Old conflicts in the new Europe

A meeting of the prime ministers from a so-called Vysehrad group was scheduled for March 1. The group joins four Eastern-European countries – Hungary, the Czech Republic, Slovakia and Poland. The group is designed for coordination of the countries’ positions on entry to the European Union. On the very eve the meeting was postponed.

Appearance of Hungary’s Prime Minister Viktor Orban at one of the European Parliament sessions in Strasbourg caused a scandal. The prime minister demanded abolishment of the Benes post-war laws from the Czech Republic. According to the laws of Czechoslovakia’s first post-war president Edvard Benes, property of the Germans and Hungarians cooperating with the nazis in WWII was to be nationalized. Mr.Orban thinks, the Benes laws contradicted the European law, and abolishment of the laws was obligatory for entry of the Czech Republic and Slovakia into the European Union.

Of course, the authorities of the Czech Republic and Slovakia protest against the demand. Slovakia’s President Rudolf Shuster admits that much has been done wrong after the war, but it was not necessary to abolish the laws. At that, Czech and Slovak politicians agree with the position, Poland also supports the opinion.

Prague and Bratislava are reluctant to abolish the Benes laws for several reasons. Prague still remembers participation of the Sudeten Germans in breaking Czechoslovakia’s independence in 1939. In addition, formal abolishment of the laws would cause a wave of claims as for the property restitution. Lots of juridical and economic problems will arise at that.

Such an influential ally as Germany supports Hungary’s position. In Germany the society of Sudeten Germans ousted from Czechoslovakia after the war enjoys great authority. For this very reason German Chancellor Gerhard Schroeder even wants to cancel his tour to Prague scheduled for end of March. It is easy to be understood, because the democrats do not want the opposition represented by Germany’s Christian-democratic union to use the Sudeten problem at the general elections in Germany in September. If the problem arises, social-democrats will hardly win the elections.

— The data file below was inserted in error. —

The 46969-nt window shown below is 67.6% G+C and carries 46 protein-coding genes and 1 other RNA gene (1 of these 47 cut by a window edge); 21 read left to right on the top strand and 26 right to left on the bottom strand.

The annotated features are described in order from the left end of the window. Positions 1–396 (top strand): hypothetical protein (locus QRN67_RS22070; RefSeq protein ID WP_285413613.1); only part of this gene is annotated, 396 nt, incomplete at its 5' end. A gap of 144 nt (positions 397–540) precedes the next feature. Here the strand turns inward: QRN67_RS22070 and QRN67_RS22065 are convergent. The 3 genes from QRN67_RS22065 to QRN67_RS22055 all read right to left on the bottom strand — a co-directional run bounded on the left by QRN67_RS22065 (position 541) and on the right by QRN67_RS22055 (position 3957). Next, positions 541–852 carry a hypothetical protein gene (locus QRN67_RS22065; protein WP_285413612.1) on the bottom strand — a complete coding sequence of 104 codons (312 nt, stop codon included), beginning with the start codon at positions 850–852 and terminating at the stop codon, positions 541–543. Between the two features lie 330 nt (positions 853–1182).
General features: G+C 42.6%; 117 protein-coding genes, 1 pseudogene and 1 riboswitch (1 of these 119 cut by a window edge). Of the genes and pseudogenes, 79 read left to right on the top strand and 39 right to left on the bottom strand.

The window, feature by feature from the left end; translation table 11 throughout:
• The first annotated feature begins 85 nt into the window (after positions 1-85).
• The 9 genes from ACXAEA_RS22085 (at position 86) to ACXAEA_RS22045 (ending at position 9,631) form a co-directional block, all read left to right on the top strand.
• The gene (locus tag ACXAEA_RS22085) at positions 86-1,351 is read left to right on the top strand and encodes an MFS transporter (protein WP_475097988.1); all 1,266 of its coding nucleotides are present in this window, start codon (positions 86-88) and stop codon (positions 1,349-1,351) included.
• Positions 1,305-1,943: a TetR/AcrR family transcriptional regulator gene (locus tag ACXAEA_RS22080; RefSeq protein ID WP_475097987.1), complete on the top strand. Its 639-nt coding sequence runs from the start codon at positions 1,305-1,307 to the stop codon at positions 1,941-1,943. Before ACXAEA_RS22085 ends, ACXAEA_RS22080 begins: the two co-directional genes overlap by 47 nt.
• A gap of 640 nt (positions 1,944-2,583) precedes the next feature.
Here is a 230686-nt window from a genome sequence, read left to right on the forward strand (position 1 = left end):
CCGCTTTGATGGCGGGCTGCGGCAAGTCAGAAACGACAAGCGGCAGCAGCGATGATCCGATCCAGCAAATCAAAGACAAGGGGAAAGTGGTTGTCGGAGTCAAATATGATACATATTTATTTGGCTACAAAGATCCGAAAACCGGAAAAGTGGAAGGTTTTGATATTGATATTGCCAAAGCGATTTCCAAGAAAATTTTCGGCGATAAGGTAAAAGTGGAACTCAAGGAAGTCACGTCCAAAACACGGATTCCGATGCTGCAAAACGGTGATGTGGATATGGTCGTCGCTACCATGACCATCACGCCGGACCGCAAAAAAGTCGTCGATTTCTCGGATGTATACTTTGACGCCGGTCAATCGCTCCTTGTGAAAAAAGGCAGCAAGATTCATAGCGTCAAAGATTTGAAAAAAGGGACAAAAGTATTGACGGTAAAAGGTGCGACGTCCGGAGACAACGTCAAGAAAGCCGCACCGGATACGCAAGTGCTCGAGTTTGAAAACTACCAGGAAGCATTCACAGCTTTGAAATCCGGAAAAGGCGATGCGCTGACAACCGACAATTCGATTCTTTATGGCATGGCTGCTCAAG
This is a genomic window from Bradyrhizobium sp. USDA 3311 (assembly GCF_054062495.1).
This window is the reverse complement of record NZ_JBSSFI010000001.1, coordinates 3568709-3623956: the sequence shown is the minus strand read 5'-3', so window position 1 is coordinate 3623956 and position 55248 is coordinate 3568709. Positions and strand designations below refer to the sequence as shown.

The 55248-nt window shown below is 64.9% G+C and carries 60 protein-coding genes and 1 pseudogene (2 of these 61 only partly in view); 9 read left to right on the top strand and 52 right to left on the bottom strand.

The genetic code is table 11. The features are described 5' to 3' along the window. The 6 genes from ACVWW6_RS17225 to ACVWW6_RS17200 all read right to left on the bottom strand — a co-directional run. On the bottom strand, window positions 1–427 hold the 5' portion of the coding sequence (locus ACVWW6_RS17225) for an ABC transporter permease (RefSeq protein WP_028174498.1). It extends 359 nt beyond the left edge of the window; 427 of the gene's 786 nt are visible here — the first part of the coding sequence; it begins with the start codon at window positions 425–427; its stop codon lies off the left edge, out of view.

The coming elections became another reason for Mr.Orban to speak in public. Elections in Hungary are scheduled for April. The prime minister seems to have used a proved trick – when there are no achievements in the economic and social spheres, the voters are to be switched to other problems. The Benes laws have come in handy for this very purpose.

The authorities of the Czech Republic and Slovakia are to be patient, as the conflict does not promise to last for long. When the elections are over in Hungary and Germany, the situation will recover. This will also mean restoration of peace and mutual understanding in the Vysehrad group.

Oleg Artyukov PRAVDA.Ru

Translated by Maria Gousseva

Read the original in Russian: http://www.pravda.ru/main/2002/03/02/37753.html

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